Mark Kern explains how Red 5 Studios hasn't run out of money developing Firefall.
It seems like a long time ago that I interviewed Mark Kern on his plans for Firefall fully adopting a free to play model. The sci-fi shooter MMO began its closed beta test soon after, in September 2011, and Kern's Red 5 Studios hasn't even announced a potential release date for Firefall. As I learned during lead designer Scott Youngblood's presentation, the team has rebuilt the game three times trying to perfect the underlying progression mechanics. I respect Youngblood and Kern's dedication to quality gameplay, but what I've been baffled by is how long this game will be in development. There's no store to speak of yet implemented, and only a few options are available for revenue through offering Founder's packages, so where exactly is all the money coming from to pay the 130 developers and staff of Red 5 Studios? How has it not gone the way of 38 Studios and closed its doors after failing to release quick enough?
"We have a budget like everybody else and we've raised a certain amount of money and it is less than what we spent on World of Warcraft, for example," said Mark Kern, CEO of Red 5 Studios. He should know, after all, he was the lead designer on WoW at Blizzard before he split off to found his own company in 2005. Kern says he's spent a lot less making Firefall.
"WoW['s budget] was 65 million dollars," he said. "Activision has been quoted as saying if you would try to do the original vanilla WoW now the price would be up to about a billion because of the amount of work that went into it."
So how is Firefall able to stay in beta and iterate without selling a product in the 8 years since Red 5 Studios has been in business? "We're doing it for less than WoW, we're doing it with a smaller team size," Kern said. "We've only recently grown to about a hundred and thirty people but we were hovering around sixty, seventy people for a long time. That is small for an MMO too. MMO teams these days are a hundred fifty to two hundred and fifty people so I'm actually pretty proud of the amount we're able to do because we're trying to change the way these games are made."
The long beta period is part of Kern's secret sauce for MMO success as well. A shooter MMO has a lot of special challenges that didn't have a model so testing early was key to the strategy of developing Firefall. "When I was working on WoW, we would look at EverQuest and we knew what systems worked and didn't work and we'd just build off of that and then add our own innovation," Kern said. "It's a really hard problem. What does progression mean in a skill based game? What do you mean that you can't have mobs that sit around and are just damage sponges and that they've got to have AI behaviors and be more interesting? What does that mean? What do you do for loot drops, what do you do for co-op play and how are you going to have these shooter like experiences when you have an open world and hundreds of players right now? You don't have the answers, so we decided let's share this stuff early before we take things to a hundred percent on any given feature."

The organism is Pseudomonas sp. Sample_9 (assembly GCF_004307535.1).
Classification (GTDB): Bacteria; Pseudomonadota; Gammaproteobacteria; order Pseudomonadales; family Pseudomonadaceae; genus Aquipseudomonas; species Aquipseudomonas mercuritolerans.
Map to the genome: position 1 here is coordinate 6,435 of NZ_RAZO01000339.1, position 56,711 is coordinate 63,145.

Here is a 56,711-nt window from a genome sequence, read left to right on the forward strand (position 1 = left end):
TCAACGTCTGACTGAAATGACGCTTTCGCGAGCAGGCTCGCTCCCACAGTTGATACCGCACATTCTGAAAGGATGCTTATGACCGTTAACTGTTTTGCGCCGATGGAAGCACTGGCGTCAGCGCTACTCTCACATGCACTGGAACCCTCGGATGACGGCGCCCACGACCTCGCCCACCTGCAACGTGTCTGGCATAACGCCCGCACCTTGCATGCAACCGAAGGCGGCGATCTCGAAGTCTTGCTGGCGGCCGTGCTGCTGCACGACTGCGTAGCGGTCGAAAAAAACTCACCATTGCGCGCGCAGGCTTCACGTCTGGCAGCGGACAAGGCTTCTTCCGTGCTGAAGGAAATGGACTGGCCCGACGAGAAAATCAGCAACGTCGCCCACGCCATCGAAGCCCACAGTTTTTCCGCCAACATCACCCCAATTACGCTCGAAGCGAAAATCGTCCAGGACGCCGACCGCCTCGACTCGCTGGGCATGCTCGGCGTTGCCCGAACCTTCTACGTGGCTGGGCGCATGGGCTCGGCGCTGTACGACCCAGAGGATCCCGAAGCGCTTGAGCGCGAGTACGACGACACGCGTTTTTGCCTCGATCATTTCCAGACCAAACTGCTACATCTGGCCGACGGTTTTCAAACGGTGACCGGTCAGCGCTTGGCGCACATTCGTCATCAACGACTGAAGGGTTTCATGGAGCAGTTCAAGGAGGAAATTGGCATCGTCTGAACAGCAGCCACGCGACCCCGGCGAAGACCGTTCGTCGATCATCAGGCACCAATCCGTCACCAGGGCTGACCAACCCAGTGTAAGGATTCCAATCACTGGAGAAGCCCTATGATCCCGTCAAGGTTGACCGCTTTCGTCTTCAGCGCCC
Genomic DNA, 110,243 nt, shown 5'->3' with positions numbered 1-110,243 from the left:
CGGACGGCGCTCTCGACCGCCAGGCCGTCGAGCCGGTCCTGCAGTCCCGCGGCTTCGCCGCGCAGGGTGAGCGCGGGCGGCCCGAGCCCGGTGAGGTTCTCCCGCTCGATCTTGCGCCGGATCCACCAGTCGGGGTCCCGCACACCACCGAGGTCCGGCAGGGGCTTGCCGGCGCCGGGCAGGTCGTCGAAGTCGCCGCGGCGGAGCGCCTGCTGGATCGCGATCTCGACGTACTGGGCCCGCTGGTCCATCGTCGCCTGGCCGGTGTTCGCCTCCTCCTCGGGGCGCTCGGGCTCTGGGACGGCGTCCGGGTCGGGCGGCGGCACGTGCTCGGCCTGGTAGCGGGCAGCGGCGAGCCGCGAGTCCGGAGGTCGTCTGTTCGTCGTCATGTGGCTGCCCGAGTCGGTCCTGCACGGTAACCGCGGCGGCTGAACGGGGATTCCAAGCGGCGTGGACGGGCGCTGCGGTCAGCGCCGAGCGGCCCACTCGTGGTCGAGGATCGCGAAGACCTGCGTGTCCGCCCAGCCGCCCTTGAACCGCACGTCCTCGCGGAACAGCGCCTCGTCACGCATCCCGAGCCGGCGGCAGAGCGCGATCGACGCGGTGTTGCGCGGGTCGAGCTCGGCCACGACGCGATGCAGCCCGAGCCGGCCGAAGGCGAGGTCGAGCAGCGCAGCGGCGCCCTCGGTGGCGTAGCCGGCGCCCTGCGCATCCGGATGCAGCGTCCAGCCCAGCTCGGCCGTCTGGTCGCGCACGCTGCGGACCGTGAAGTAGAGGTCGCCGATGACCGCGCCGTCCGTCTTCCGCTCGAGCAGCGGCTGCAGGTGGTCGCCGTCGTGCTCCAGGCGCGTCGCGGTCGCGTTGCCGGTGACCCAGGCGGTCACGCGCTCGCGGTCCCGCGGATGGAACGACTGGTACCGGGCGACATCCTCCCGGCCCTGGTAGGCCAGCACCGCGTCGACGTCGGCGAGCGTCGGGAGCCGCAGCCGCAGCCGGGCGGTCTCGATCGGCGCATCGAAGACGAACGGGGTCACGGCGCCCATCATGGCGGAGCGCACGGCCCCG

Sharing the process has allowed Scott Youngblood's team to completely scrap the progression system and put in a new one twice. Firefall has morphed a lot, but somehow the beta community is ready to vehemently defend the game and Red 5's mission to iterate slowly. Will that kind of community engagement be another secret weapon up Kern's sleeve? "If you don't have a community that believes in what you're doing then you're going to have a very cynical group that is just going to come in and not have any skin in the game. Our community is extremely loyal because they have a lot of skin in the game," he said. "They've invested their time, which we treat as precious and that's why we don't do XP wipes. We recognize how much you've helped us and that time that you put in should never be wasted. Not only are we listening to you making changes but we're going to preserve the progress of your character in every way we can throughout beta."
All of that sounds extremely noble, but the truth is launching a new MMO is a shaky proposition right now. What happens to Red 5 if all this work and time spent engaging with the community and creating this fantastic world for people to play in, what happens if it doesn't work?
"First of all, I don't think it won't work because of that loyal community," Kern quickly said before pondering what he would do if Firefall failed. "Will it achieve super scale? Who knows, right? But someone's got to try. If it doesn't work out I suppose we'll have some tough times just like any developer. I think when you make an MMO it's kind of a bet, the company proposition. We have a lot of belief in our community that as long as we work with them, as long as we work together to make a game we'll have something that people will enjoy, if it doesn't work out at least somebody tried to change things. At least somebody tried, because if we don't we will end up with a very stagnant industry."
That, at least, is a very courageous sentiment. You can curse out the sameness of the industry, and the endless sequels or failed WoW clones, only so much without backing it up. Mark Kern is making Firefall because he wants to create something he thinks the industry needs, and if it doesn't work out, he can at least say he gave it a shot. I can get behind that.